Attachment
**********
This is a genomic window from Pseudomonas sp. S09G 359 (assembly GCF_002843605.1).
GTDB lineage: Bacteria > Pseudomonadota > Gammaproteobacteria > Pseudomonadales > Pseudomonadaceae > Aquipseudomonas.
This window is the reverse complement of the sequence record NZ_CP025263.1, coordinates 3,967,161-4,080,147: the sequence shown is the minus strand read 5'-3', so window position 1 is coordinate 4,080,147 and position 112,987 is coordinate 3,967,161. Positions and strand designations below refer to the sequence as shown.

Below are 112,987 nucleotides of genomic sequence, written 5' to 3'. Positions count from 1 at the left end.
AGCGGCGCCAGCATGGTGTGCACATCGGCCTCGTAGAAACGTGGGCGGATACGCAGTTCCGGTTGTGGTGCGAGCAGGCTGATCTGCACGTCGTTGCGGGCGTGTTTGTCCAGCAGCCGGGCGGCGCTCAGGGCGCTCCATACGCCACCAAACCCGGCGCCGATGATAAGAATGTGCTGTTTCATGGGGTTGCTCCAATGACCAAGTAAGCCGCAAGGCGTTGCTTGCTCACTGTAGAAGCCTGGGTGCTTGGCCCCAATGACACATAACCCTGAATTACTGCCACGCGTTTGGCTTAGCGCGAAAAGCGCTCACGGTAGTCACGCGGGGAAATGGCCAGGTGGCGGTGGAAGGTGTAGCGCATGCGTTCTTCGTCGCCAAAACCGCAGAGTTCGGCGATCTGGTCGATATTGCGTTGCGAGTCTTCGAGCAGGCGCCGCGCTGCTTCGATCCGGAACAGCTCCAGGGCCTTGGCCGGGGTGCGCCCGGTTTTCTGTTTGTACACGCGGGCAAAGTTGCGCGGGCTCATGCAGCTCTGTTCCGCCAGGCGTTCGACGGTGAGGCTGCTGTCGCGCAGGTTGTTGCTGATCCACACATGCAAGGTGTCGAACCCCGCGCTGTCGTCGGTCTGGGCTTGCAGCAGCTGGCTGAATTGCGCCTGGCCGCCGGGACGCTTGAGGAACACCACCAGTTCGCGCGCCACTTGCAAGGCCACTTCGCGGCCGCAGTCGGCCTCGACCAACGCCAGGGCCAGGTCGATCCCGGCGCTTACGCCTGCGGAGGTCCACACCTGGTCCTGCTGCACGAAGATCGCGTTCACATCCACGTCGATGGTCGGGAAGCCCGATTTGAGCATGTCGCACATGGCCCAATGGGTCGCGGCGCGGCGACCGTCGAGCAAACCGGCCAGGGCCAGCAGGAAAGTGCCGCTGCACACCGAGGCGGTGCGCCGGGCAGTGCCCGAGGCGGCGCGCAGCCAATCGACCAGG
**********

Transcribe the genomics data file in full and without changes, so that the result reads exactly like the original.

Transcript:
This is a genomic window from Pseudomonas sp. S09G 359 (assembly GCF_002843605.1).
GTDB lineage: Bacteria > Pseudomonadota > Gammaproteobacteria > Pseudomonadales > Pseudomonadaceae > Aquipseudomonas.
This window is the reverse complement of the sequence record NZ_CP025263.1, coordinates 3,967,161-4,080,147: the sequence shown is the minus strand read 5'-3', so window position 1 is coordinate 4,080,147 and position 112,987 is coordinate 3,967,161. Positions and strand designations below refer to the sequence as shown.

Below are 112,987 nucleotides of genomic sequence, written 5' to 3'. Positions count from 1 at the left end.
AGCGGCGCCAGCATGGTGTGCACATCGGCCTCGTAGAAACGTGGGCGGATACGCAGTTCCGGTTGTGGTGCGAGCAGGCTGATCTGCACGTCGTTGCGGGCGTGTTTGTCCAGCAGCCGGGCGGCGCTCAGGGCGCTCCATACGCCACCAAACCCGGCGCCGATGATAAGAATGTGCTGTTTCATGGGGTTGCTCCAATGACCAAGTAAGCCGCAAGGCGTTGCTTGCTCACTGTAGAAGCCTGGGTGCTTGGCCCCAATGACACATAACCCTGAATTACTGCCACGCGTTTGGCTTAGCGCGAAAAGCGCTCACGGTAGTCACGCGGGGAAATGGCCAGGTGGCGGTGGAAGGTGTAGCGCATGCGTTCTTCGTCGCCAAAACCGCAGAGTTCGGCGATCTGGTCGATATTGCGTTGCGAGTCTTCGAGCAGGCGCCGCGCTGCTTCGATCCGGAACAGCTCCAGGGCCTTGGCCGGGGTGCGCCCGGTTTTCTGTTTGTACACGCGGGCAAAGTTGCGCGGGCTCATGCAGCTCTGTTCCGCCAGGCGTTCGACGGTGAGGCTGCTGTCGCGCAGGTTGTTGCTGATCCACACATGCAAGGTGTCGAACCCCGCGCTGTCGTCGGTCTGGGCTTGCAGCAGCTGGCTGAATTGCGCCTGGCCGCCGGGACGCTTGAGGAACACCACCAGTTCGCGCGCCACTTGCAAGGCCACTTCGCGGCCGCAGTCGGCCTCGACCAACGCCAGGGCCAGGTCGATCCCGGCGCTTACGCCTGCGGAGGTCCACACCTGGTCCTGCTGCACGAAGATCGCGTTCACATCCACGTCGATGGTCGGGAAGCCCGATTTGAGCATGTCGCACATGGCCCAATGGGTCGCGGCGCGGCGACCGTCGAGCAAACCGGCCAGGGCCAGCAGGAAAGTGCCGCTGCACACCGAGGCGGTGCGCCGGGCAGTGCCCGAGGCGGCGCGCAGCCAATCGACCAGG